Jenkins could be in line for a similar bottom-of-the-first round draft slot if he can convince a cornerback-needy to look past his baggage and invest in his future. Depending on the draft analyst, he's considered the third to fifth highest-rated cover man available, and even his relatively short stature -- he's 5-10, 192 pounds -- won't downgrade him with some teams. He's got strong anticipation skills in coverage and is a physical defender who excels in press coverage.
"They see the talent,'' Jenkins said of NFL teams. "They just want to know what kind of kid I am. I just came here to show them I'm not a bad kid. I made a few mistakes, and I learned from them. Everything I did, I did. I'm admitting. I did it, and I'm looking forward to putting them in my past and move forward.''
Calling Jenkins' off-field track record "a few mistakes'' qualifies as an understatement of breath-taking porportions. Even while at North Alabama, he added to his troubles by being ejected from a game in October for throwing a punch at a Delta State opponent. But despite being thrown at just "four times a game,'' he did turn in a strong season playing for former Auburn head coach Terry Bowden at North Alabama. Jenkins' quality Senior Bowl week in January helped win him another chance to impress scouts at the combine, where he'll run and work out on Tuesday.
"(Being at North Alabama) made me a stronger person, and taught me how to fight through reality,'' Jenkins said. "I have to separate myself from certain guys and certain people, in order to be successful at the next level. I can't do the things I used to do.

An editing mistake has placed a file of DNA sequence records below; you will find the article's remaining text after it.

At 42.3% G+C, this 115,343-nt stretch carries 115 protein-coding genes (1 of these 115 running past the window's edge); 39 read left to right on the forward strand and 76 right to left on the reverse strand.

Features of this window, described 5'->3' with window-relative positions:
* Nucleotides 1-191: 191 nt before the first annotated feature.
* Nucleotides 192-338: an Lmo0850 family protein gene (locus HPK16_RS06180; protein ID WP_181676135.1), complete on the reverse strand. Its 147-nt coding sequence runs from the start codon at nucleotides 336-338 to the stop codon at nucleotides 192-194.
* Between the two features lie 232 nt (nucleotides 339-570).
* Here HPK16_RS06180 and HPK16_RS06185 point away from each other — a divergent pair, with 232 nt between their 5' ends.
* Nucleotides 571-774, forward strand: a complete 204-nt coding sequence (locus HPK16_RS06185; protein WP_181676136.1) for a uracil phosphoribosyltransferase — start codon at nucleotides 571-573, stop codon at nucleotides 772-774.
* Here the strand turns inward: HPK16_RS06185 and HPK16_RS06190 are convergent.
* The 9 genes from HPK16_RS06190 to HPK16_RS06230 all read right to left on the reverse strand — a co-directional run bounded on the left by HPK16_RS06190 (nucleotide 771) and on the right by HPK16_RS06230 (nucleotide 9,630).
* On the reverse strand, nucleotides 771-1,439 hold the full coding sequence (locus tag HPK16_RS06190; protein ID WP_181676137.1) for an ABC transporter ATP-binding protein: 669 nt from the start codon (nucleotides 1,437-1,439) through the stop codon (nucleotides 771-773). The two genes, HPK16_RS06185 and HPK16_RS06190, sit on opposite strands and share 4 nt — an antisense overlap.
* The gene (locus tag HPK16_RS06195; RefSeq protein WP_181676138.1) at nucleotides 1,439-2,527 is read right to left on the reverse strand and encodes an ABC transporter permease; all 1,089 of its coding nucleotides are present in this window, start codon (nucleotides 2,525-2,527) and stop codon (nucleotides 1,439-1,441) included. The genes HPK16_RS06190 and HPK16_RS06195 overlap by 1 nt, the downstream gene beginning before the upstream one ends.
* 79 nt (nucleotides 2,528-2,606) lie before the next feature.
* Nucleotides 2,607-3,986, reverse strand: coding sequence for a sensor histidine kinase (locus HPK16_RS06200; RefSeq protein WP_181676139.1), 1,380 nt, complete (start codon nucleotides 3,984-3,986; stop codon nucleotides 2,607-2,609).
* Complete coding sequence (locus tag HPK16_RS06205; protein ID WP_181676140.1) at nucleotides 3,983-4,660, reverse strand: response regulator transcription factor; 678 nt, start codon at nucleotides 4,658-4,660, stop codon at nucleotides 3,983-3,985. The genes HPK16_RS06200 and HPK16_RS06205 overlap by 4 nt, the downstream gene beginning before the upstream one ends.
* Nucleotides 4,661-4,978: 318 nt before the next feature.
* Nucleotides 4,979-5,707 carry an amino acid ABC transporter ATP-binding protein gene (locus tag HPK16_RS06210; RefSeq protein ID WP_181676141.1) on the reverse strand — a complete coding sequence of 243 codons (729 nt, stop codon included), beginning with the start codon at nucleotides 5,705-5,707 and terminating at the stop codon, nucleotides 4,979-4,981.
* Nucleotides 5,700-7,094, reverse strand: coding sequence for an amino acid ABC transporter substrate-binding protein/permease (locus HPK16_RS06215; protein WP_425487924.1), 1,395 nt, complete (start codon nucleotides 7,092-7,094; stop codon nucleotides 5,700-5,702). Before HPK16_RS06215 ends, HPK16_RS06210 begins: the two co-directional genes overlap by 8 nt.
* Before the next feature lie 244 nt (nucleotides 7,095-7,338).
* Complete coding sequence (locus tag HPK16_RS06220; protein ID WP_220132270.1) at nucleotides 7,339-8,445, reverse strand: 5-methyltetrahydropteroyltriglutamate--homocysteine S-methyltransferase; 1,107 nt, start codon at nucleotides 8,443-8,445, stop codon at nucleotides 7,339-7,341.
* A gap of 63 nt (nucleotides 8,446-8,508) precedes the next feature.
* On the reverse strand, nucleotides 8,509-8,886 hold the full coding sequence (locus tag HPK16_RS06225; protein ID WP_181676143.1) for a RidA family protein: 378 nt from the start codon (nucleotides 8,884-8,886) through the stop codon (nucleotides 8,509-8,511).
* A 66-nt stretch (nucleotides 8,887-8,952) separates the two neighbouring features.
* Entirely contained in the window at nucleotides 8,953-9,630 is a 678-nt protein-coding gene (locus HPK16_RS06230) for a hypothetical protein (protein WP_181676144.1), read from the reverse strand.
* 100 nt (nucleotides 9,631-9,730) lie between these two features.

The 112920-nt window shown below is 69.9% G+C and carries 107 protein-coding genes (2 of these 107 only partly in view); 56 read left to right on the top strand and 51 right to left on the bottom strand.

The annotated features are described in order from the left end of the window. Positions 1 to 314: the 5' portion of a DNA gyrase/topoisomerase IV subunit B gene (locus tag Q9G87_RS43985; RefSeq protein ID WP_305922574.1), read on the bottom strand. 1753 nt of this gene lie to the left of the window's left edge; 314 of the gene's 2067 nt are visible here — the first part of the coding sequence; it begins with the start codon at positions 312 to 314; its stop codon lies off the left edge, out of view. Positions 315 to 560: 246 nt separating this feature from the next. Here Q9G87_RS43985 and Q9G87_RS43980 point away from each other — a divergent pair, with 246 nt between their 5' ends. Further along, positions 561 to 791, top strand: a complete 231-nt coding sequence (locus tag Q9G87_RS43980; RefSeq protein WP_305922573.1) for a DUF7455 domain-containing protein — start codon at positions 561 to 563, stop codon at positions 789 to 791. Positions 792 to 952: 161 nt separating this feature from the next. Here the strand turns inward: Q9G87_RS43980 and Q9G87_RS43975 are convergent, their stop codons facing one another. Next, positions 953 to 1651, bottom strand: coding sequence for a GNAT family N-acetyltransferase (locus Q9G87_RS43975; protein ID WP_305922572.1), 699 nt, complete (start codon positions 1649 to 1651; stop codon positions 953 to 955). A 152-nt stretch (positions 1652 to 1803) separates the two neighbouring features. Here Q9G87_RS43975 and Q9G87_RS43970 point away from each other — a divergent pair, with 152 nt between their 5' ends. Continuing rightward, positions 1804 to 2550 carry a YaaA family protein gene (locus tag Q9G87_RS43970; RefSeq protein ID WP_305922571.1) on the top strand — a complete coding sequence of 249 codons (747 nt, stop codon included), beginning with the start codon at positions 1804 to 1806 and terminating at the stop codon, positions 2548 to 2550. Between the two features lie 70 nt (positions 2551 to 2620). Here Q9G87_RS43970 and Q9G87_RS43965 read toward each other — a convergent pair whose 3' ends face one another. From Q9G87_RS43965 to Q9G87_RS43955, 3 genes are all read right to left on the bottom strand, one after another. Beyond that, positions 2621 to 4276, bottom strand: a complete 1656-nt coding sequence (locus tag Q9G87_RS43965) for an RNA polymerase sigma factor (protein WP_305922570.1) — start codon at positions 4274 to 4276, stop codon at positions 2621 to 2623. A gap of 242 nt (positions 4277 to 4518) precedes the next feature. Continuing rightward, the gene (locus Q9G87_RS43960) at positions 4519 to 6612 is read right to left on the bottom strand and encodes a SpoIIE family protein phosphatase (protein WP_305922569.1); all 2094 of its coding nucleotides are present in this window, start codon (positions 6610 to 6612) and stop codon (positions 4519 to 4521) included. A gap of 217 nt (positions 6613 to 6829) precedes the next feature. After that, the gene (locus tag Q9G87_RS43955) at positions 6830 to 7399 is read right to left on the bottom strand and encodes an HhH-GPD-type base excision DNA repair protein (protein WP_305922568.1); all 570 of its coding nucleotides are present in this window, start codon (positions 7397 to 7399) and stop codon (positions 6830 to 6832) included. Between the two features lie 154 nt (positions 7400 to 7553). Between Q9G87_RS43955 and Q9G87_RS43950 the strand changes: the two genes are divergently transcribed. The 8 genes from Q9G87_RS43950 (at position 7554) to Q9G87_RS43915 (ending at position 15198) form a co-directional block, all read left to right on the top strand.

"It made me appreciate a lot. Coming from Florida, getting three, four, five (pairs of) cleats a week, gloves; and going to North Alabama, getting one pair of cleats. Playing in front of 3,500 people and (not) being in The Swamp, playing in front of 95,000, is a big difference. It was a learning experience.''
Jenkins said he has told NFL teams his lessons have been learned, claiming his pot use is in his past, and that he hasn't used the drug since just before he got kicked out of Florida last spring. He found out firsthand that it's a very long way from Saturday afternoons in Gainesville to playing on Thursday nights for the North Alabama Lions.
"I'm done with it forever, man,'' Jenkins said. "I can't do it. I can't let myself do it again. I'm very grateful for my second chance. I've got to be grateful, after what I've been through, the four years of my career ups and downs.''
Remarkably, Jenkins is the father of four kids, three boys and a girl, ages 3, 2, 1and three months. He said their futures, in addition to taking care of his own mother, are now the motivation he needs to salvage his football career.
"I have to eliminate myself from some of those guys I used to hang with,'' Jenkins said. "I think about my mom all the time, and my kids. In order for them to have a great life, a nice life, I've got to put that behind me. I've got to be a father to my kids and just be there for my mom.''